At the Foot of an Almond Tree

What is the particular sadness felt by anyone who attempts, after years of absence from a region where he once lived for a long time, to stop and observe-without being seen or recognized-the ordinary unwinding of life? I am trying to understand this particular sadness, while contemplating the heap of gray and black houses of my native town from the top of this hill.

I got off the train a little while ago and, not having any luggage, was able to leave the station quickly. Upon arrival, there were few people and nobody noticed me. So much the better. I hadn't told anyone of my return; even in town nobody was expecting me. I quickly took the shortcut between the hedges of brambles and the vineyards, but on the slope I became short of breath. Eh, I'm not a kid anymore. In my memory this path was less steep and longer. Instead, as soon as I surmount the small hill, there it is already, in front of me, the town.

It appears unexpectedly, in its ancient and dark abyss. At the sight of it, I don't know why, I lost my breath and I slowed my step. I looked around, searching for a stone or some grass on which to rest. I am not in a hurry, since no one awaits me.

Now I find myself at the foot of an almond tree, a little distant from the path. A few steps below, at a bend in the main road, rises a cross that the Passionist fathers erected many years ago, at the end of a Lenten sermon.

From here I can observe the most ancient part of the inhabited area. It is the first hour of the evening; the Ave Maria must have just sounded. A light purplish fog, formed from the damp and from the smoke of the fireplaces, flutters on the ditch of the river and disguises, between the houses and the stalls, the voids left, around half a century ago, by the earthquake. I see a long line of wagons, returning from the countryside, rising up along the road close to the river and scattering between the houses. A few women and children leave the church: some novena must be in progress. I see a quiet man leaning at the door of an inn, with his shoulder supported by the doorjamb. However, no voice reaches me, not even the slightest sound, perhaps because of the wind that blows in the opposite direction. It's as if I were present at the projection of an old silent film, slightly worn-out and with little light.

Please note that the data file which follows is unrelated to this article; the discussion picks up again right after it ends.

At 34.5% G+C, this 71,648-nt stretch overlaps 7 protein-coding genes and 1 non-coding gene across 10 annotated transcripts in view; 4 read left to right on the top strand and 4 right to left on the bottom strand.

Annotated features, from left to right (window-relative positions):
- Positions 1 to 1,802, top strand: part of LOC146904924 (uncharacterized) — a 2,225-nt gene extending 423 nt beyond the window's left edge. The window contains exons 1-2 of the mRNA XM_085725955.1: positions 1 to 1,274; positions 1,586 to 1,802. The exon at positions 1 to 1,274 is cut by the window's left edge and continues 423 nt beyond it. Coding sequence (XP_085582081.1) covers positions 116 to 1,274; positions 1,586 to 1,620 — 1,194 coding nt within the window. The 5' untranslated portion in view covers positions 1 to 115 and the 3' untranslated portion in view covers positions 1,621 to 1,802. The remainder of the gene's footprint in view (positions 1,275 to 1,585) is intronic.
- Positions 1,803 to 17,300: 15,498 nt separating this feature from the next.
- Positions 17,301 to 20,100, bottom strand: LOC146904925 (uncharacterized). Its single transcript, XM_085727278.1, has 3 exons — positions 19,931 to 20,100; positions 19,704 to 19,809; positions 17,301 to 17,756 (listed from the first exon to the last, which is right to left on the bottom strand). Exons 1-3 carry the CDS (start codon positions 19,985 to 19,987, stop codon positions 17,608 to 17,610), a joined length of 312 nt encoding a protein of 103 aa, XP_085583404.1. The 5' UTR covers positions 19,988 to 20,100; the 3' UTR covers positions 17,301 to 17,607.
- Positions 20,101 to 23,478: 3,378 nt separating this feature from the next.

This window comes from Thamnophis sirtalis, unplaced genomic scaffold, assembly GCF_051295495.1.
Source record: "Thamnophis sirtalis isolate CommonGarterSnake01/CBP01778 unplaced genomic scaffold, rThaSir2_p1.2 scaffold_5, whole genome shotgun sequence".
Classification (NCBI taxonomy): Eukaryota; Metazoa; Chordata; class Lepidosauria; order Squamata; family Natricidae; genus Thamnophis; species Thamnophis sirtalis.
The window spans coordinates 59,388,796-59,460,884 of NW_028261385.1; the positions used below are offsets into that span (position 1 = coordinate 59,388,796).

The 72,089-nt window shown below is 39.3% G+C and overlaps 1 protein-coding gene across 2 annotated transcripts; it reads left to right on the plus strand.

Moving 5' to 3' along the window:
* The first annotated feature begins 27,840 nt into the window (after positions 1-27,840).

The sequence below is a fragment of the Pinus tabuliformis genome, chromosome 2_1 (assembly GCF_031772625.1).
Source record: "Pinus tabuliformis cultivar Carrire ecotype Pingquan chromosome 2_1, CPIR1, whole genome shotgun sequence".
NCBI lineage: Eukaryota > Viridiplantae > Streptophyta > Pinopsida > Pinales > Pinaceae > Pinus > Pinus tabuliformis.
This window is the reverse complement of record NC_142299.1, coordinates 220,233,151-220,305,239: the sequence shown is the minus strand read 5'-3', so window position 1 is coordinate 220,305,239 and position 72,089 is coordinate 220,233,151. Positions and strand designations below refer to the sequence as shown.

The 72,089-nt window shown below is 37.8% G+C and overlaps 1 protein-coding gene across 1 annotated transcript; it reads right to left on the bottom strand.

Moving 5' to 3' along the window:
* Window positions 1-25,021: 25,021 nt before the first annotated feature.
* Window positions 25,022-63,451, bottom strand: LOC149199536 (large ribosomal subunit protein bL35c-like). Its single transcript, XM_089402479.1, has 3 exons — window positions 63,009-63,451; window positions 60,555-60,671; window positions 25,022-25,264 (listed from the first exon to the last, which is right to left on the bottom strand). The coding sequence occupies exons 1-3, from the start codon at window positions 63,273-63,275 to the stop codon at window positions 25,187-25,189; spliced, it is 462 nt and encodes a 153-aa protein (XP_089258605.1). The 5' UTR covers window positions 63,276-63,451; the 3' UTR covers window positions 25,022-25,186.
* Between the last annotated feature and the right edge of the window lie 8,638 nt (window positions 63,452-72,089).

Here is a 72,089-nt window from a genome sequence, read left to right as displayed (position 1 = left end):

In other times I knew every alley of this narrow place, every house, every fountain, and which young girl, at what times, drew water from the well; every door, every window, and who leaned out facing you, at what time. For fifteen years this was the closed perimeter of my adolescence, the known world and its frontiers, the prefabricated scenery of my secret anguishes. But-now I realize-the feeling that just before stopped my steps is not the common anxiety of emigrants, nor the anguish or terror of certain elderly men before the inevitable flowing of time, but rather something else.

I try to understand. This reality that is now before me, which I have carried around with me for many years, it is an integral, indeed a central part of myself, and I felt myself in it; certainly not at its center, yet nonetheless an integral part of it. Instead, now seeing it before me, it reveals itself to me for what is, an extraneous world, that continues to live on its own account, even without me, in the manner that is proper to it, with naturalness and indifference. No different-in other words-from how an anthill would appear to me. This is the way, I think, that the final unwinding of a human life will be seen by a dead man, if, after a certain number of years, he is able to see.

Following this reflection, I feel the earlier, confused apprehension clarify into a humble and desolate state of mind: that of the irremediable loneliness and precariousness of individual existence. I wonder why I have returned and I think of leaving immediately. But the sound of footsteps drawing near holds me back. It is an old woman, dressed poorly in black, carrying a heavy bundle of dry branches on her back: a sight that is certainly not novel in our part of the world, halfway between the plains and the mountain. Too careful about where to place her feet, she is not aware of my presence. It is I who recognize her. She is a neighbor of ours. One of her sons, in elementary school, was my companion in class and in play. What misfortunes could have reduced her to such a state? Her husband, her children are no longer alive. I get up to join her. Perhaps she will accept some help in carrying the firewood.

1960